Sunday, 28 October 2007

Quantum Fermi?

Fermi argued it was unlikely that we were the first intelligent creatures in the universe to rise technologically, and that with even a tiny head start on us, the galaxy should be teeming with aliens by now. Perhaps we inhabit that tiny fraction of universes where we ARE the first, and thereby haven't been fed to ET's pets!

On a different note: Some people who've had NDEs recall tunnels, bright lights, and sometimes people greeting them. That sounds like a baby's eye view of childbirth to me. Perhaps an NDE is a premonition of the first major experience beyond death?

I hold entirely with the eternal return idea - because I believe time is circular like most other dimensions appear to be. For a long time however, I was depressed at the thought of continual repetition which, despite its eternal nature, is a single life. Its much like a still picture on an (analogue) television - it repeats fifty or sixty times per second. But its a still nonetheless. On a more positive note, the quantum physical aspect suggests that while the universe repeats, our perception need not. How we 'collapse the wave function' may be different each time, thereby permitting our lives to pan out in different ways.

In that respect I suggest the 'Watersian Multiplex' model where death is like leaving a multiplex cinema only to re-enter. But you don't have to see the same film. All the films repeat endlessly, but there are infinite films to choose from.

Actually, I think we change film constantly and not just at death. Rather than an ever expanding tree of possibilities, I see the universe as a network of 'states' some of which have multiple paths leading to them. I argue this because if state A is achieved through events B and C, it doesn't necessarily matter if B happens before C or vice versa, provided the end state is the same. Both historical timelines lead to the same state. Hence the network in place of the tree.


Karen said...

Re 'Watersian Multiplex' model.
So life could be like the holodeck on Star Trek where there are infinite realities to choose from although you are always the same person just in different scenario's.

Anthony Peake said...

What a brilliant analogy. I really can buy into the 'Waterian IMAX' (I love it when we add to our own ITLAD terminology). The idea that we can decide which IMAX to enter is a fascinating suggestion. It applies directly the implications of Everett's Many Worlds Interpretation. In an earlier (more scientific) version of ITLAD I suggested something similar which I termed 'The Eternal Golden Braid'. I think I picked up this idea from the wondeful book by Douglas Hofstadter entitled "Godel, Escher, Bach" (thanks to Sally P for this gift) in which I discused the idea that at all times we are fliting from one actual life route to another. They are all out there, we decide which one to follow. (yesterday I referenced Jorge Borges' short-story "The Garden of the Forking Paths" whih has a similar theme.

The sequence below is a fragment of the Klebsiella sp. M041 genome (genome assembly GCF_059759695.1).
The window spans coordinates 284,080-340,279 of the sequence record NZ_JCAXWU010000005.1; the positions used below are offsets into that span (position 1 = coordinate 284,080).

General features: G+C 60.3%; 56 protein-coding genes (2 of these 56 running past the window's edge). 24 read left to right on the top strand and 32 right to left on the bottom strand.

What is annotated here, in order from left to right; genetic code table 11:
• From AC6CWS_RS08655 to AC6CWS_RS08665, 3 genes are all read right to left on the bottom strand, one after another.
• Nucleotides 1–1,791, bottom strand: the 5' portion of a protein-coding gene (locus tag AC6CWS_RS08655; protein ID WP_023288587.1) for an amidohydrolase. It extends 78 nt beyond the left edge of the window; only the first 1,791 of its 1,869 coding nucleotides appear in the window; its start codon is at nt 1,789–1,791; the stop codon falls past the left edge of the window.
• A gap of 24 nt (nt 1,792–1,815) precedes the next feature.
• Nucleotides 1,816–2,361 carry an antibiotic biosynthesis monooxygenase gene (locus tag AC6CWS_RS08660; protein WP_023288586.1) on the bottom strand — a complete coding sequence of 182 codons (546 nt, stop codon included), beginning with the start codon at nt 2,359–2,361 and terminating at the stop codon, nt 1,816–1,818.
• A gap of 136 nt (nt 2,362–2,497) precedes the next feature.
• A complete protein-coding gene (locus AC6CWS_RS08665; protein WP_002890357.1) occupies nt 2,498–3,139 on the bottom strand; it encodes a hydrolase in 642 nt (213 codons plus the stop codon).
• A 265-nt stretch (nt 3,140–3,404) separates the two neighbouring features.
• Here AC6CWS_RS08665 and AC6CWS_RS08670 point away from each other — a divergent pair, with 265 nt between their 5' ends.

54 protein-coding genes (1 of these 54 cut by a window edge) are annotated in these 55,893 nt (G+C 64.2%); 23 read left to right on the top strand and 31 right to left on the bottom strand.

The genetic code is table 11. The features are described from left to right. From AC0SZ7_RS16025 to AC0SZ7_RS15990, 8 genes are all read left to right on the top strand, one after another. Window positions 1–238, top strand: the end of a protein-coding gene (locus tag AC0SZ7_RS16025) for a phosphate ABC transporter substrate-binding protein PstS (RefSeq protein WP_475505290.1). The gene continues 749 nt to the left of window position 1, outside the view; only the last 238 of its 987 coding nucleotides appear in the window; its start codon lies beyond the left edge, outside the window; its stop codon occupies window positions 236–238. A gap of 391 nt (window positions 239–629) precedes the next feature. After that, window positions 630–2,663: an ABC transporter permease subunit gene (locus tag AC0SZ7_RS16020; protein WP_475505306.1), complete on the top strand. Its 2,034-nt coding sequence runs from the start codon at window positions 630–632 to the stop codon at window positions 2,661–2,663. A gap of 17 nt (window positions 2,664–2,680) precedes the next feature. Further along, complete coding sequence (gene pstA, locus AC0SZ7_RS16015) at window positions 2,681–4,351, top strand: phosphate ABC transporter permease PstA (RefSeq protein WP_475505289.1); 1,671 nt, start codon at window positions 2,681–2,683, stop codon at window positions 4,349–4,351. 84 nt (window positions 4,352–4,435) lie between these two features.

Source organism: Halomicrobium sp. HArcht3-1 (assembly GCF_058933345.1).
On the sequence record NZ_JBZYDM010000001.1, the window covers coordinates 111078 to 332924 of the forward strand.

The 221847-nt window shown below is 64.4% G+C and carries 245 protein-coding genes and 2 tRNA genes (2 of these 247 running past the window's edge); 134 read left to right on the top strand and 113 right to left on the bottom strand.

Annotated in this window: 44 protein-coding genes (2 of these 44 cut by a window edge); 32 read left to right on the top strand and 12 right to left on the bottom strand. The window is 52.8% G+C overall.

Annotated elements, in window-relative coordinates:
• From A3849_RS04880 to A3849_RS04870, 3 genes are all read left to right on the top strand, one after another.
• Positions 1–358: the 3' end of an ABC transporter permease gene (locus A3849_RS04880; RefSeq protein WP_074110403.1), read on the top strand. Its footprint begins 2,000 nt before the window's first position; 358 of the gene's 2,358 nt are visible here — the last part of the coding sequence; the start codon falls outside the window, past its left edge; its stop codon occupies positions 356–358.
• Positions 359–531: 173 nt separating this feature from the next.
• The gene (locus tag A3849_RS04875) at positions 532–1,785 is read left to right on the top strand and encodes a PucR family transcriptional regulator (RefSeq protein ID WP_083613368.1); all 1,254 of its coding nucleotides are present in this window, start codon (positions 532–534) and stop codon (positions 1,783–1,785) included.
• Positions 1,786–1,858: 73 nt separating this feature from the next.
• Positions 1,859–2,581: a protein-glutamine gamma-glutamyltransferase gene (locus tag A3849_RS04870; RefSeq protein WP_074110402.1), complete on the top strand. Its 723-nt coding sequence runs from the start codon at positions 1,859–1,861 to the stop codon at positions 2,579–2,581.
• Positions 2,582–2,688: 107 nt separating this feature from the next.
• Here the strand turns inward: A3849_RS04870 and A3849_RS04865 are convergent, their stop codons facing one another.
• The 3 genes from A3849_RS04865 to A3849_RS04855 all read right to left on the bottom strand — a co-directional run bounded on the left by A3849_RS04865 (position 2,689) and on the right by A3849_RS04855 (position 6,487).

With regard to the lights and tunnel being similar to a birth this is a very interesting idea and one that was originally suggested by Carl Sagan. May be something in it it - particularly as it supports ITLAD.

Hurlyburly said...

With regards to the depressing thought of repetition. There is a great line at the end of 12 monkeys when they are in the movie theatre.

"The movie never changes, but you do"

Bit more comforting to see it that way

paigetheoracle said...

The stills pictures idea falls in with an idea I put forward somewhere, inspired by 'Walking & Falling' by Lori Anderson - namely that we teleport ourselves from one place to another, not move bulk (matter) in reality.

As for birth being death of here and going there, that falls in with it to. As for drinking of Lethe's waters, that is simply I believe the fact that memories are let go of at death in the same way a balloon gets rid of ballast in order to float away (You can have the experience here but you can't take it with you - hence people you meet while dying, don't recognize you when you're alive again (or you, them usually either).

As for Hurlyburly's comment - yes, it's your internal perception that changes from reality to reality, not the world we abandon as a lost cause as we see sense eventually ('It's only a movie' Sheryl Crow?)

Anthony Peake said...

Now get this for proof that we create our own universe. I have an archos MP3 player. It has a memory of 100 gigs and I have somewhere in the region of 15,000 individual tracks. I have this on random play as I am writing. About two hours ago Lori Anderson's 'Walking & Falling' was played. I remember thinking that that track had never come up before. Indeed I have four albums of hers on the archos and I thought it strange that none of her stuff had come up before. Not really surprising taking into account the number of tracks but this archos does synchronicity a lot so I made a mental note of it. Lo and behold within two hours that very song is mentioned!!!!